Over time I have grown to adapt to these thoughts, but it wasn’t always easy.
The psychoanalyst Lacan, who is unfortunately not as renowned as he should be, confronts the topic of anxiety in his 10th seminar taking place in 1962-1963.
Lacan talks about a sensation that feels like dread, instead it is expectant. According to Lacan, this is what anxiety is:
“Anxiety is the sensation of the desire of the other” Seminar IX, 4th April 1962.
It is the sensation where a person is expecting something from you which concurs with how they see you as a person.
For me, this idea is exactly how I would describe my fear of Maths. I am scared of underperforming and inevitably disappointing myself and others.
I chose to study at Matrix because I wanted to occupy myself and work towards an end goal in my studies!
In terms of English, I became more confident in my skills and can now persist further in my work without feeling unprepared.
In my short lifetime, I have learnt and adapted to many philosophies and psychoanalytical ideas to work on my anxiety.
Anxiety is a completely normal symptom that occurs for a range of reasons and is important.
Without anxiety, people wouldn’t be prompted to do daily tasks and fulfil requirements.
I have learnt to work with my anxiety rather than attempting to get rid of it.
Anxiety becomes an issue when it starts to interfere with your life and school.
I would recommend seeking professional help as soon as this can be identified. You can change your life for the better.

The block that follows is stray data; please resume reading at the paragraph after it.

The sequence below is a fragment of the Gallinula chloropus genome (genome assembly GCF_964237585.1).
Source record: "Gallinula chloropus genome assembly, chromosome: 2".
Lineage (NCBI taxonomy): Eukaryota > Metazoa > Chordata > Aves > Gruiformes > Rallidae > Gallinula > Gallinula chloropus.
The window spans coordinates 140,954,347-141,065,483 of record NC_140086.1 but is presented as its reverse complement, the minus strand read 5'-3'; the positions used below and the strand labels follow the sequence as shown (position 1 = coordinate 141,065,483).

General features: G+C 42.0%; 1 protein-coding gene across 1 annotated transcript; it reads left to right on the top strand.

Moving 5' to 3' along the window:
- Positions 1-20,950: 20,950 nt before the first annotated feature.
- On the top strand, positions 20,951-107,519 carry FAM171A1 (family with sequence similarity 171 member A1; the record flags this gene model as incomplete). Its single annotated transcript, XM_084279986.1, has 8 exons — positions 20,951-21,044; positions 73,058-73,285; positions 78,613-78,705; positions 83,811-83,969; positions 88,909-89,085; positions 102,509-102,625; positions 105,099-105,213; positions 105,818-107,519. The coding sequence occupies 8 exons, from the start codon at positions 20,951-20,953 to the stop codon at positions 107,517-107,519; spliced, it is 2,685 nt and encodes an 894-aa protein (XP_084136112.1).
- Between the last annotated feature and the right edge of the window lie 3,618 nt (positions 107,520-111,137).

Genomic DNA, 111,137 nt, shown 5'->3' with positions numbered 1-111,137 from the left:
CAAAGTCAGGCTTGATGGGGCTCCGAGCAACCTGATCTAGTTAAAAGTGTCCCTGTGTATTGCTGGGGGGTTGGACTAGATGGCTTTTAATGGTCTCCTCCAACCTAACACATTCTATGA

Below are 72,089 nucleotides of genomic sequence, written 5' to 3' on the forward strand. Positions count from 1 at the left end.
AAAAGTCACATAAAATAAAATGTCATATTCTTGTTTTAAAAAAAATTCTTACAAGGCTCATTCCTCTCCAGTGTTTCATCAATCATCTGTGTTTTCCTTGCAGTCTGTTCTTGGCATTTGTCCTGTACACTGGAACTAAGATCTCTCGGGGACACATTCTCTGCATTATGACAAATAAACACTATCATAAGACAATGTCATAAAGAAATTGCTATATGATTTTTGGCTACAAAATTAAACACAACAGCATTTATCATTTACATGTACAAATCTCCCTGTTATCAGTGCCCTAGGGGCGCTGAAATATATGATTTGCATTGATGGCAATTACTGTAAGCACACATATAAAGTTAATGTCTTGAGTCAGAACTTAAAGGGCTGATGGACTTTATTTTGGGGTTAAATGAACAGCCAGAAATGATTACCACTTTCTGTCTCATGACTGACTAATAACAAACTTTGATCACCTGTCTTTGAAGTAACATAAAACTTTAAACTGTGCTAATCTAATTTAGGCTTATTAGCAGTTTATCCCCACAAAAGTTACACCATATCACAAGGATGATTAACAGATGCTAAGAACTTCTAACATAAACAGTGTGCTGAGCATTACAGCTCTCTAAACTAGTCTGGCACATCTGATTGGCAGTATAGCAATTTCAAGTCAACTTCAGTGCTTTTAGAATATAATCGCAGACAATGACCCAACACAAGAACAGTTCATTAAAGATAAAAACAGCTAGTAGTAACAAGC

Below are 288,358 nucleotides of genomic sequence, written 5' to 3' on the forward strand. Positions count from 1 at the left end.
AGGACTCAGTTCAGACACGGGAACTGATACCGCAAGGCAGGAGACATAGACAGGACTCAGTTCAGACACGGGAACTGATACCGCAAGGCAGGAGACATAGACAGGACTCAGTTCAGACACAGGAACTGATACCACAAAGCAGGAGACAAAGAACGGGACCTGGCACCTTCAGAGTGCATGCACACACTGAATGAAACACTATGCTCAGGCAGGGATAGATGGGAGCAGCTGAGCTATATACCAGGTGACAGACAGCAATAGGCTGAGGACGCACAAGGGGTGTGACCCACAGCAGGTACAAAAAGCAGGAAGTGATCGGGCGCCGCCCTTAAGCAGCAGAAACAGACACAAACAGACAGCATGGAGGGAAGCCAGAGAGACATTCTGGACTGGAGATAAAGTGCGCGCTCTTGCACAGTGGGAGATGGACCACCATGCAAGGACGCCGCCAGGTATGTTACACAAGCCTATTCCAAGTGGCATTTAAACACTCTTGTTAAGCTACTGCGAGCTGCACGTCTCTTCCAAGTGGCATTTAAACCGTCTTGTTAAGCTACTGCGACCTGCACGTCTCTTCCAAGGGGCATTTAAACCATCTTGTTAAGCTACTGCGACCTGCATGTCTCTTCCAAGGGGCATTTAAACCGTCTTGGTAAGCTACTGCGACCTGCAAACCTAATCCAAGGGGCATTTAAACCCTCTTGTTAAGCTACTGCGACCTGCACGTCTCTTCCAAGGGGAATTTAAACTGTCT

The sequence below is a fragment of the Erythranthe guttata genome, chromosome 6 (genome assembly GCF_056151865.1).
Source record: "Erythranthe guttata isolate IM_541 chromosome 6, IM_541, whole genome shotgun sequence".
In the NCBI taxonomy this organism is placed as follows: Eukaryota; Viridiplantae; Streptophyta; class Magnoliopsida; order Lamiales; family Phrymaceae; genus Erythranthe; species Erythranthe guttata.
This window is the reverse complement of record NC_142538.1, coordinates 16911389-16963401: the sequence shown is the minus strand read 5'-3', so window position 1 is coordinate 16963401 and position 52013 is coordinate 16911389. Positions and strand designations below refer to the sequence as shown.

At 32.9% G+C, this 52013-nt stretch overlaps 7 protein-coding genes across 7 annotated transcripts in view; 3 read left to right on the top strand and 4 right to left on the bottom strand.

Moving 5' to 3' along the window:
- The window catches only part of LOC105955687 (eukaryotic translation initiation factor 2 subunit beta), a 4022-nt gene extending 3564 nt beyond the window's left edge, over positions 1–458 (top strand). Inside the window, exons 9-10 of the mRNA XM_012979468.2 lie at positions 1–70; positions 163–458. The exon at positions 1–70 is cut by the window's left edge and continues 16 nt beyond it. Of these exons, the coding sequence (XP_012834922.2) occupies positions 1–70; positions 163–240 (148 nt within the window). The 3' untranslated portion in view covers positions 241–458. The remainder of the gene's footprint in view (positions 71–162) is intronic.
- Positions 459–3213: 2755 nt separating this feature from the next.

Here are my tips for working with your anxiety rather than against it.
No one takes criticism easily, especially when it is about your work. Through the eyes of an anxious person, criticism can be seen as an attack on your capability, rather than a way to improve your work.
Since I could remember, I was always an anxious person and never took criticism for what it was. Constructive criticism about my work was also criticism about my worth as a student.
I can rationally tell myself that this is not true (as it simply isn’t).
The work you produce will never be a true indicator of your ability as a student.
However, the anxious mind will always tell you the opposite. I fixate on the belief that if I don’t receive a top grade, the work is a reflection of my incapability.
Despite difficulty and hardship, I can now look at criticism and apply it to my work.
Applying criticism does not erase anxiety, but rather it is a step to managing it and improving your work in school.
1. When receiving marks, you don’t always have to look at it straight away, but rather save it for a time when you are not in an anxiety-provoking environment such as a classroom.
2. Pause and reflect on the mark and take it in. A lot of emotions may be tied to it. So, it is important to not judge straight away and leave it for when you are in a better headspace.
3. Review the work and begin to plan out what you can do for next time, this has always been a fulfilling step for me as the idea of improvement never fails to motivate me.
I’m not only talking about procrastination, but all areas of life!
The anxious brain always instructs you to do something. Yet people with anxiety tend to not follow through and continue to worry about what needs to be completed.
I am not asking you to change your life, but rather encourage the formation of new habits where you don’t dwell on what you are not doing and continue to live your life without the obstacle of fear.
An example of this is putting off Science homework to the point where you cannot stand the sight of it, as it makes you feel incapable of completing it.
So to deal with this, you should:
1. In order to start changing the way you approach certain situations, you need to start focusing on yourself and what is bothering you. This may be by asking “Why do I feel like this about ____?”.
2. Introduce yourself to what you are avoiding and try completing it. Don’t be discouraged if you can’t. That is the process of reintroducing yourself to what you have been putting off.